A Long Game

Since October last year, when I was declared five years cancer free with nil evidence of disease and discharged by my oncologist, things have been going along swimmingly. There’s been no literal swimming, as that would first require a bodily deforestation akin to the complete obliteration of the Amazonian rain forest, but there’s been lots of gently breast-stroking (singular) through life’s currently churn-free waters. My new job is proving equal parts challenging and rewarding, Dave is one week away from heading to Nepal to climb to Everest Base Camp, and Hugh is busy being almost 10 years old, loving computer games, playing piano like Liberace on crack, and teaching himself to draw cartoons.

My new office with the Charles Blackman on the wall feels a bit more lived in now I’ve been in it for a few weeks. Most days I go home with a brain that’s either fried from dealing with multiple competing priorities, or buzzing with possibilities for new projects and concepts. I’ve had some wins and made some mistakes, but given that nobody dies if I bugger something up, it’s all chalked up to experience. Given I didn’t work a single day for eight months through multiple surgeries, chemo and radiation, and then worked part-time for almost a year, I feel incredibly fortunate – and also very proud – to be sitting where I am, doing what I do.

The Everest Base Camp trek has been planned since Dave turned 50 last year – in fact it was my birthday present to him. He is going with a mate, and has steadily worked on his fitness over the past 9 months, to the point where he is trim, fit and ready to go. It is a massive physical and mental challenge, but knowing Dave as I do, I have no concerns about his ability to complete the trek. Of course altitude sickness is the big unknown that can bring Everest trekkers unstuck, and I will no doubt worry incessantly for the 16 days he is away, but I am so incredibly proud that he is going to give this his best shot.

Hugh is in year 5 and is still, for the most part, an utter joy. Most people comment on his smarts, politeness and his easy-going nature, whilst other people (specifically his mother) comment on his disorganisation, eye-rolling and distaste for vegetables. But he is a good kid with a cracking sense of humour, who is growing into the sort of person you’d genuinely like to hang out with, and that makes me incredibly happy.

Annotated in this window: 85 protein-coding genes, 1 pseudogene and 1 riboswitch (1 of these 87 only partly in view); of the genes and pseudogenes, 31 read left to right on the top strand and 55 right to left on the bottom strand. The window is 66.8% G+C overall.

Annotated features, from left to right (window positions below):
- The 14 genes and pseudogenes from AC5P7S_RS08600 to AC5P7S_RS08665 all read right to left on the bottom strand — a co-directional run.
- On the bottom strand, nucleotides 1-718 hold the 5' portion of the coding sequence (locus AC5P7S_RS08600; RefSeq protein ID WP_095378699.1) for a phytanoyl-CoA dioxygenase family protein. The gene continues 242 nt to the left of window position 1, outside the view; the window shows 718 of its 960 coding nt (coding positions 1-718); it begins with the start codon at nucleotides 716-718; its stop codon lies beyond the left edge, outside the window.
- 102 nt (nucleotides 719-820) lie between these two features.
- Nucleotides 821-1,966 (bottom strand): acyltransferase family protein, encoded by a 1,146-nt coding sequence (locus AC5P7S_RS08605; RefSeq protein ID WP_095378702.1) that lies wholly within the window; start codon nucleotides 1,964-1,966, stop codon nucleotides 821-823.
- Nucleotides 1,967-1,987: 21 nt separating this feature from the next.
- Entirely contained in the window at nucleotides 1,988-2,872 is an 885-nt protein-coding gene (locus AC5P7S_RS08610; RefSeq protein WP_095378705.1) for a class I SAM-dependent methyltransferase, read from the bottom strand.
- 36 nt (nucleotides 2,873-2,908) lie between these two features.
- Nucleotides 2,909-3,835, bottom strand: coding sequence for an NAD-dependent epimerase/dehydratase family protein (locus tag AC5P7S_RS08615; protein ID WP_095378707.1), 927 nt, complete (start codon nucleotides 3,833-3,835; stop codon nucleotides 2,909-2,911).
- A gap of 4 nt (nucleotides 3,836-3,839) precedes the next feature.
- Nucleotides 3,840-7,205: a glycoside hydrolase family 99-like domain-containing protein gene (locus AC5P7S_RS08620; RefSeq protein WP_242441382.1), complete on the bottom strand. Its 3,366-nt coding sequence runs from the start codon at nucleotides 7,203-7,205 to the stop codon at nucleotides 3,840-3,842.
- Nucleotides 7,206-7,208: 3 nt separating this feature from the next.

He was four when I was diagnosed with breast cancer and will soon turn 10. He doesn’t talk about my illness, and to the naked eye would appear to be completely unscathed by it. Then, yesterday, his teacher sends home his English assessment – the first chapter of a fantasy novel. It’s really good – interesting, well-written and punctuated within an inch of its life (apple meet tree). I start reading it and my heart starts filling up, for I do love words and images and the power of story-telling. And then, bang, I’m hit and can’t catch my breath and suddenly need to lean against the kitchen bench as my eyes trace over and over these words:

Hugh story

Cancer is a bastard. It is insidious, inveigling, and continues to whisper its own name, over and over, into the ears of people with whom it has no business. I had forgotten that for a while, but have been roundly and soundly reminded.

It’s a long game.

A very fucking long game.

2017 In Review

2017 went a little something like this:

Hugh broken arm.

Cat bitten by brown snake.

Julie broken arm.

Julie arm surgery.

Mum almost dies.

Hugh second broken arm.

Dog tears ACL.


In between all of the shit and disaster, were moments of absolute delight and phenomenally good news, specifically:

Mum recovered.

I was declared five-years cancer free, taken off my hideous medication and discharged by my oncologist.

Those two things go a very long way towards redeeming 2017. I will probably still kick it in the goolies, but maybe not quite as hard.

Actually, now that I think about it, there were many other highlights. I was interviewed for the Her Words Series and I won a Queensland Writers Centre competition and had my 8 word story published on electronic billboards across Brisbane and the Gold Coast. Dave turned 50 and was surprised with the gift of a trip to Nepal to climb to Everest Base Camp in April next year. Hugh thrived at school and achieved in the top 10% in Australia in a spelling exam, and developed an interest in soccer (despite it being the cause of his second broken arm). The cat didn’t die (much to Dave’s disappointment) and my beautiful old dog Roy has almost fully recovered from his ACL repair surgery. He and Mum have struck up the most beautiful friendship since he’s been staying with her, and he has gone from being my cancer dog to her heart dog. I got to meet a couple of my lovely readers (including the fabulous Kay – hi Kay!), and spent face-to-face time with several of my online friends, as well as my fabulous real life friends. Speaking of whom, we finally achieved marriage equality in this country. Of course none of my bloody gay friends actually want to get married which sucks because to paraphrase Muriel, I wanna be a bridesmaid!

And now, here we are, just a few days before Christmas, with the end of the year looming. This is my favourite time of the year; everything that was and wasn’t is behind us, and everything that is possible is still to come. We have boy who, really, truly and quite magically, still believes in Santa, so the sense of anticipation is palpable, despite this being his 9th Christmas.

Baby Hugh Christmas